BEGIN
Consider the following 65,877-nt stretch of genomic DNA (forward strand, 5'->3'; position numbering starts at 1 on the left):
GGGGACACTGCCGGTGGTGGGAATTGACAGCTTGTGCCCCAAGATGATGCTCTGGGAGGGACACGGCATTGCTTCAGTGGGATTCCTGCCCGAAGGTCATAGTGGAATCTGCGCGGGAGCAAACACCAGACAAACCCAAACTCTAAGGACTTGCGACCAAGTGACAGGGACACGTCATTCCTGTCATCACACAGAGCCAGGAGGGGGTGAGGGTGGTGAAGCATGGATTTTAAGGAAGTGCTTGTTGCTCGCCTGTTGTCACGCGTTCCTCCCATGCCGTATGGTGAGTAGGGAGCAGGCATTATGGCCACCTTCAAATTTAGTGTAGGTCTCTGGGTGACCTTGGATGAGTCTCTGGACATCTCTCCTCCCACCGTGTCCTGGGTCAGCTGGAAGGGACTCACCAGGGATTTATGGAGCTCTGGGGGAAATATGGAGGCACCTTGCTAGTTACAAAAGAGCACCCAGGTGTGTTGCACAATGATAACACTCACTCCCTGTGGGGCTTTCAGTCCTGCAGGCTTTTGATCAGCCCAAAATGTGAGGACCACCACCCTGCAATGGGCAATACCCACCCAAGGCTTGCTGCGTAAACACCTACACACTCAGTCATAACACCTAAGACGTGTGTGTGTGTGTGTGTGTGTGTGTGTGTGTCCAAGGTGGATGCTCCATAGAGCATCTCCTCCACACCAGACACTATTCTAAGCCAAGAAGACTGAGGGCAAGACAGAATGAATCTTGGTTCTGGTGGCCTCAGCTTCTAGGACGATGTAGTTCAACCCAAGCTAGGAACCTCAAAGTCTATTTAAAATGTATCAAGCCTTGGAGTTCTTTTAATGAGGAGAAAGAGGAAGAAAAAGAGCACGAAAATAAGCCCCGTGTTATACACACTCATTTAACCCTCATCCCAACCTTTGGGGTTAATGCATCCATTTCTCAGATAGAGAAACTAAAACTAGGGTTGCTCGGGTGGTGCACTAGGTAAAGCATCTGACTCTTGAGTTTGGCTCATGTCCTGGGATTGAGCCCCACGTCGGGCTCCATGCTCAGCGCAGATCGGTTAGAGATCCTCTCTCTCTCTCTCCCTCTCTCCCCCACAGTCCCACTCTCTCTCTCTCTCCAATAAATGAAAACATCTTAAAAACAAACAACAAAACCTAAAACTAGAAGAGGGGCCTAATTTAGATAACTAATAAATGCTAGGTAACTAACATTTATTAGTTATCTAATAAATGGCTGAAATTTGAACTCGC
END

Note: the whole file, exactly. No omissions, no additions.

Consider the following 65,877-nt stretch of genomic DNA (forward strand, 5'->3'; position numbering starts at 1 on the left):
GGGGACACTGCCGGTGGTGGGAATTGACAGCTTGTGCCCCAAGATGATGCTCTGGGAGGGACACGGCATTGCTTCAGTGGGATTCCTGCCCGAAGGTCATAGTGGAATCTGCGCGGGAGCAAACACCAGACAAACCCAAACTCTAAGGACTTGCGACCAAGTGACAGGGACACGTCATTCCTGTCATCACACAGAGCCAGGAGGGGGTGAGGGTGGTGAAGCATGGATTTTAAGGAAGTGCTTGTTGCTCGCCTGTTGTCACGCGTTCCTCCCATGCCGTATGGTGAGTAGGGAGCAGGCATTATGGCCACCTTCAAATTTAGTGTAGGTCTCTGGGTGACCTTGGATGAGTCTCTGGACATCTCTCCTCCCACCGTGTCCTGGGTCAGCTGGAAGGGACTCACCAGGGATTTATGGAGCTCTGGGGGAAATATGGAGGCACCTTGCTAGTTACAAAAGAGCACCCAGGTGTGTTGCACAATGATAACACTCACTCCCTGTGGGGCTTTCAGTCCTGCAGGCTTTTGATCAGCCCAAAATGTGAGGACCACCACCCTGCAATGGGCAATACCCACCCAAGGCTTGCTGCGTAAACACCTACACACTCAGTCATAACACCTAAGACGTGTGTGTGTGTGTGTGTGTGTGTGTGTGTGTCCAAGGTGGATGCTCCATAGAGCATCTCCTCCACACCAGACACTATTCTAAGCCAAGAAGACTGAGGGCAAGACAGAATGAATCTTGGTTCTGGTGGCCTCAGCTTCTAGGACGATGTAGTTCAACCCAAGCTAGGAACCTCAAAGTCTATTTAAAATGTATCAAGCCTTGGAGTTCTTTTAATGAGGAGAAAGAGGAAGAAAAAGAGCACGAAAATAAGCCCCGTGTTATACACACTCATTTAACCCTCATCCCAACCTTTGGGGTTAATGCATCCATTTCTCAGATAGAGAAACTAAAACTAGGGTTGCTCGGGTGGTGCACTAGGTAAAGCATCTGACTCTTGAGTTTGGCTCATGTCCTGGGATTGAGCCCCACGTCGGGCTCCATGCTCAGCGCAGATCGGTTAGAGATCCTCTCTCTCTCTCTCCCTCTCTCCCCCACAGTCCCACTCTCTCTCTCTCTCCAATAAATGAAAACATCTTAAAAACAAACAACAAAACCTAAAACTAGAAGAGGGGCCTAATTTAGATAACTAATAAATGCTAGGTAACTAACATTTATTAGTTATCTAATAAATGGCTGAAATTTGAACTCGC